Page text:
10 things you Need to Know About NoSQL Databases
September 30, 2010
For about two decades, the relational database (RDBMS) model was the only game in town for database management. Over the past few years, another game has emerged: NoSQL, a non-relational distributed database model. Read on to learn the top 5 benefits and the top 5 disadvantages.
While far from new -- the NoSQL concept has been around for 10 years or so -- NoSQL has been attracting a lot of attention in recent years, primarily due to big-name production implementations. Amazon’s Dynamo and Google’s BigTable are among the best known implementations.
While NoSQL offers a number of benefits, it is not without inevitable downsides.
Here are Five Benefits of NoSQL
It's Open Source - Mostly a Good Thing
Open source products provide developers with some great benefits, notably their no-cost status. Other benefits: open-source software tends to be more reliable, secure, and faster to deploy than proprietary alternatives.
Popular NoSQL DBs are Cassandra, CouchDB, Hbase, MongoDB, and Redis.
NoSQL replaces the old 'scale up' mantra of database managers with a new one: 'scale out.' Instead of adding bigger servers to handle more data load, a NoSQL database allows a company to distribute the load across multiple hosts as the load increases.
Different NoSQL DBs for Different Projects
MongoDB and Redis are good choices for storing frequently-written, rarely read statistical data, such as a web hit counter.
Hadoop, a freeform, distributed DB does a good job of storing Big Data such as weather stats or business analytics work.
Memcache, a transient DB, excels at storing web sessions, locks, and short-term stats) .
Cassandra and Riak (automatically clustered, redundant stores) perform well in environments with high availability apps, when maximum uptime is vital.
NoSQL’s Impressive Implementations
Companies such as Amazon, the BBC, Facebook and Google rely on NoSQL DBs.
NoSQL Flies High in the Cloud
NoSQL and the cloud are a natural fit. Today’s servers are inexpensive and can easily be scaled up on demand using a service such as Amazon EC2. Like all cloud technology, EC2 is based on virtualization. The weak link of virtualization is I/O performance, with memory and CPU being the strong links.
NoSQL databases mostly use memory over disk as the primary write location – thereby preventing inconsistent I/O performance. And since NoSQL datastores typically leverage horizontal scalability via partitioning, they are able to take advantage of the cloud’s elastic provisioning.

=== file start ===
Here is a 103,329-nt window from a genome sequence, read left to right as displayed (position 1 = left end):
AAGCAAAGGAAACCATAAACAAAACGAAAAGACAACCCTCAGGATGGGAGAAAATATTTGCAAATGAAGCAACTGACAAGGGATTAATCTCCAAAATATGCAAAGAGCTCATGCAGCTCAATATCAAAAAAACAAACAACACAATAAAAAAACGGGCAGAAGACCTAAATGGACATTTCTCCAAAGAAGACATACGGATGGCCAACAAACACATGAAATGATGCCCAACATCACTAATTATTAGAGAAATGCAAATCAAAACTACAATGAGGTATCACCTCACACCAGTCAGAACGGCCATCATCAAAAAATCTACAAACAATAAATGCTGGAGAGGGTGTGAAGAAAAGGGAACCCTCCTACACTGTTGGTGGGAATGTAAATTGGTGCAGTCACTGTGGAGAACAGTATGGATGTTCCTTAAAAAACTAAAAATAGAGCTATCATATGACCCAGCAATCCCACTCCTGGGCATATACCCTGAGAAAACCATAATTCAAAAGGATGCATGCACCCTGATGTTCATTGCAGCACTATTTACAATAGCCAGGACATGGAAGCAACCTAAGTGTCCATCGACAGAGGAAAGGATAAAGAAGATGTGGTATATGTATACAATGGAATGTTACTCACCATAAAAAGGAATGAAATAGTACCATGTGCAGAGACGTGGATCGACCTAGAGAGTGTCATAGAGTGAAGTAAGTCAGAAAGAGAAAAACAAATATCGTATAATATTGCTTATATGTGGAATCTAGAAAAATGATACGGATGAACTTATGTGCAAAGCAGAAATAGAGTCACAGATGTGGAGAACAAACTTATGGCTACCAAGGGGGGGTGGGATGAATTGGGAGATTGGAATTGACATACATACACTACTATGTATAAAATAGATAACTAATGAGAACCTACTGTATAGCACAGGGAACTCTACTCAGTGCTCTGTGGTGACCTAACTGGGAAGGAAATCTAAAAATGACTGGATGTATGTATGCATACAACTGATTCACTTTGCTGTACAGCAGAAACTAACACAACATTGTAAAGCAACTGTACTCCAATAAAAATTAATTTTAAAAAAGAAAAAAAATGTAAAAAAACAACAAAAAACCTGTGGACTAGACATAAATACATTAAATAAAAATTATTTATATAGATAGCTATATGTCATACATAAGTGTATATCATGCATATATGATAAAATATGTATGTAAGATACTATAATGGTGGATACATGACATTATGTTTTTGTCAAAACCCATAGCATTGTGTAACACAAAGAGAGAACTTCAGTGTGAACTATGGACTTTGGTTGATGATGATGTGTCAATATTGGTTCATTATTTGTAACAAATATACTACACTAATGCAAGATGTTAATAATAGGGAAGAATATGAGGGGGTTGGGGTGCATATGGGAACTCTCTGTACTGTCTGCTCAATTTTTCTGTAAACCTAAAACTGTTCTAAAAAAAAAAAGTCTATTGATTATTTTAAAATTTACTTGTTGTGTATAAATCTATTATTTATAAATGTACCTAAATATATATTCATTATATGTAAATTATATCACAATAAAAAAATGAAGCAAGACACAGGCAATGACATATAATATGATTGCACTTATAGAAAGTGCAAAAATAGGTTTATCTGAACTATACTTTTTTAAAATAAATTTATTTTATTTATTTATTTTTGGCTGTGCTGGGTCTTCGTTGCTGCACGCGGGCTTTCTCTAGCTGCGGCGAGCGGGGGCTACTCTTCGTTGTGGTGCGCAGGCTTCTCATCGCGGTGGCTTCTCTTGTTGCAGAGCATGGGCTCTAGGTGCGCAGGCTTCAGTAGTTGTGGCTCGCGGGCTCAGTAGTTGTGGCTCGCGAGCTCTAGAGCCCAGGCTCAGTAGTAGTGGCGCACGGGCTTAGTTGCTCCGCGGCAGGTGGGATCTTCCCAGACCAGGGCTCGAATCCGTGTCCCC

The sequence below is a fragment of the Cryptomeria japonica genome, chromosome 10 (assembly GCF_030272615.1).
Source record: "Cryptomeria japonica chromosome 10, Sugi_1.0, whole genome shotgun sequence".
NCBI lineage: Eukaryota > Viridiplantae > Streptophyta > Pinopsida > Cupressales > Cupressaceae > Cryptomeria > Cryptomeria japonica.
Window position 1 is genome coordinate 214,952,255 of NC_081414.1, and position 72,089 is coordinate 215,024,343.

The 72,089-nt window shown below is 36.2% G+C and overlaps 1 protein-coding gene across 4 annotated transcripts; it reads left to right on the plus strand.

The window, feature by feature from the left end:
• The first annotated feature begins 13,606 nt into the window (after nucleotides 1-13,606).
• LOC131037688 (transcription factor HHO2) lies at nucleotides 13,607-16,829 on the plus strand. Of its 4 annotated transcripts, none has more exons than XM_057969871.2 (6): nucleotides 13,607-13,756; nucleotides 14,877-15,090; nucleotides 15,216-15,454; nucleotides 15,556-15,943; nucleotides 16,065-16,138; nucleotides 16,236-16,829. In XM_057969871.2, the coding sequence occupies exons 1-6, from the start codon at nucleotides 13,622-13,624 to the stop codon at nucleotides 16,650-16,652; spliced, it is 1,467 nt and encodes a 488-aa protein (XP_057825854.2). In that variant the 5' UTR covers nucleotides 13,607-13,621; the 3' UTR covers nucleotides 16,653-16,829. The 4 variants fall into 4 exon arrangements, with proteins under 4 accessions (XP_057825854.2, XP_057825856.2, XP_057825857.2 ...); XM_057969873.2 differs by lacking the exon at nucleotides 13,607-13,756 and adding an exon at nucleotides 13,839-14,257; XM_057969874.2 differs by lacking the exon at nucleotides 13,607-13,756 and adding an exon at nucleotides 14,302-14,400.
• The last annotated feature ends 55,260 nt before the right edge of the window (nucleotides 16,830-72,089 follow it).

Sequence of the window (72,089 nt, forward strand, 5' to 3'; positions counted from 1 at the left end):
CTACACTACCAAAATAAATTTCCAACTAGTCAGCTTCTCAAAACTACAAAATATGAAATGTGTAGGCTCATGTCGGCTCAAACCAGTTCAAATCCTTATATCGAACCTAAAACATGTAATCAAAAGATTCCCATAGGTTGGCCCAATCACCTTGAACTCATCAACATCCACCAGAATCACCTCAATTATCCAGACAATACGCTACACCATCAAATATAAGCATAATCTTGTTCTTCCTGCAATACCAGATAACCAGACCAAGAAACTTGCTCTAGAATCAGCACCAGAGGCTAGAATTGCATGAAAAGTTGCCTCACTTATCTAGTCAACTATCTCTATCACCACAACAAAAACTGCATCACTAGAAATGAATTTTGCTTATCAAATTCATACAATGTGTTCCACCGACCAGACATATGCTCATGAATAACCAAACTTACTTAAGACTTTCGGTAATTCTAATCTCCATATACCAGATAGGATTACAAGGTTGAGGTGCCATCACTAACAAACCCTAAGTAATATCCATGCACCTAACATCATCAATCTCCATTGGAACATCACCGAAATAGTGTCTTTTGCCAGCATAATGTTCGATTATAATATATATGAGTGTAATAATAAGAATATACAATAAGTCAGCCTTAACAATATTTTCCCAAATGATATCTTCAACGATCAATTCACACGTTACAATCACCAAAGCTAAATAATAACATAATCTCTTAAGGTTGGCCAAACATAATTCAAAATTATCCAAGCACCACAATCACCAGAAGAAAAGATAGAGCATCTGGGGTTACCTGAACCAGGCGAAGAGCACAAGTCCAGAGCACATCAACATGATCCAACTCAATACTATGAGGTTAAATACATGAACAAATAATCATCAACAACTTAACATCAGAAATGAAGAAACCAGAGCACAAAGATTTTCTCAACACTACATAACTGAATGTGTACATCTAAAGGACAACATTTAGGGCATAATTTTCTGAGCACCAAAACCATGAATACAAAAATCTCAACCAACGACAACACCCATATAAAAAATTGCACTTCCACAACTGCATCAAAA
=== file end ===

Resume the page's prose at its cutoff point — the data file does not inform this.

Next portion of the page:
Here are Five Downsides of NoSQL
Open Source can Mean Spotty Support for Enterprises
While major RMBMS vendors such as Oracle, IBM and Sybase deliver good to outstanding support for their mid-size and enterprise customers, smaller, typically start-up open source vendors cannot be expected to deliver comparable support – except to a handful of blue-chip customers.
The average open-source vendor lacks the global reach, support services, and credibility of an Oracle or IBM.
Not Mature Enough for Enterprises
Despite their implementations at some major companies, NOSQL databases still face a major credibility problem with many enterprises. Critics point to NoSQL’s lack of maturity and possible instability issues, while citing the maturity, rich functionality and stability of long-established RDBMSes.
Business Intelligence Limitations
There’s a question mark or two around the BI capabilities of NoSQL databases. Can these databases provide the sort of rigorous data-mining that corporations are used to with RDBMSes? How much programming expertise is needed to do ad-hoc query and analysis?
The answers are not exactly positive. NoSQL databases do not have many hooks to commonly used BI tools, while the simplest ad-hoc query and analysis involves pretty heavy programming expertise. Nevertheless, solutions are available. Quest Software, for example, has created Toad for cloud databases, which delivers ad-hoc query capabilities to some NoSQL databases.
Lack of Expertise
The very newness of NoSQL means there are not a lot of developers and administrators who know the technology – making it difficult for companies to find people with appropriate expertise. In contrast, the RDBMS world has thousands of very qualified people.
Unlike relational databases, NoSQL databases share little in the way of standards. Each NoSQL database has its own API, unique query interfaces, and peculiarities. This lack of standards means it’s impossible to simply switch from one vendor to another, if you become unhappy with the service.